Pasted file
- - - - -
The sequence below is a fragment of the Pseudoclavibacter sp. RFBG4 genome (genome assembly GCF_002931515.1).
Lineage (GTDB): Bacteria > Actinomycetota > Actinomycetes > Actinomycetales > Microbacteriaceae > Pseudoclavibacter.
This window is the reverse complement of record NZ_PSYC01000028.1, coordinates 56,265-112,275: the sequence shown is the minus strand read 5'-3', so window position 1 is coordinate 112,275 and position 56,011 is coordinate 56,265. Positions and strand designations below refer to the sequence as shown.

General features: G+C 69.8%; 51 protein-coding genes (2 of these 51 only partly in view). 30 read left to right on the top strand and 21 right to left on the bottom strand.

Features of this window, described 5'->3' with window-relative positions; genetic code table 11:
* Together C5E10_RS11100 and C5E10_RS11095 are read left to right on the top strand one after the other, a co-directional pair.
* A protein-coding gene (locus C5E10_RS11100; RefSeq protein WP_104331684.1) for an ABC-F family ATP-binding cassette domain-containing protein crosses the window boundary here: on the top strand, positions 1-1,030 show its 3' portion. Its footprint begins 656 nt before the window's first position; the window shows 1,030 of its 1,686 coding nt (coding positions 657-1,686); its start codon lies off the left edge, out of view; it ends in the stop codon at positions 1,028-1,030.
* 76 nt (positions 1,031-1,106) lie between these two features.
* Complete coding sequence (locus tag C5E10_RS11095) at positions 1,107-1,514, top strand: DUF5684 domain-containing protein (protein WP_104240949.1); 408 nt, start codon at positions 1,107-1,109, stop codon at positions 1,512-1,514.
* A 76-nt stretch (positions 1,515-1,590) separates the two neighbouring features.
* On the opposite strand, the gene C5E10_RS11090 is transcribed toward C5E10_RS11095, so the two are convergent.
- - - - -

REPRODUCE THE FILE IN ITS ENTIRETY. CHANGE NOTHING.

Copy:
The sequence below is a fragment of the Pseudoclavibacter sp. RFBG4 genome (genome assembly GCF_002931515.1).
Lineage (GTDB): Bacteria > Actinomycetota > Actinomycetes > Actinomycetales > Microbacteriaceae > Pseudoclavibacter.
This window is the reverse complement of record NZ_PSYC01000028.1, coordinates 56,265-112,275: the sequence shown is the minus strand read 5'-3', so window position 1 is coordinate 112,275 and position 56,011 is coordinate 56,265. Positions and strand designations below refer to the sequence as shown.

General features: G+C 69.8%; 51 protein-coding genes (2 of these 51 only partly in view). 30 read left to right on the top strand and 21 right to left on the bottom strand.

Features of this window, described 5'->3' with window-relative positions; genetic code table 11:
* Together C5E10_RS11100 and C5E10_RS11095 are read left to right on the top strand one after the other, a co-directional pair.
* A protein-coding gene (locus C5E10_RS11100; RefSeq protein WP_104331684.1) for an ABC-F family ATP-binding cassette domain-containing protein crosses the window boundary here: on the top strand, positions 1-1,030 show its 3' portion. Its footprint begins 656 nt before the window's first position; the window shows 1,030 of its 1,686 coding nt (coding positions 657-1,686); its start codon lies off the left edge, out of view; it ends in the stop codon at positions 1,028-1,030.
* 76 nt (positions 1,031-1,106) lie between these two features.
* Complete coding sequence (locus tag C5E10_RS11095) at positions 1,107-1,514, top strand: DUF5684 domain-containing protein (protein WP_104240949.1); 408 nt, start codon at positions 1,107-1,109, stop codon at positions 1,512-1,514.
* A 76-nt stretch (positions 1,515-1,590) separates the two neighbouring features.
* On the opposite strand, the gene C5E10_RS11090 is transcribed toward C5E10_RS11095, so the two are convergent.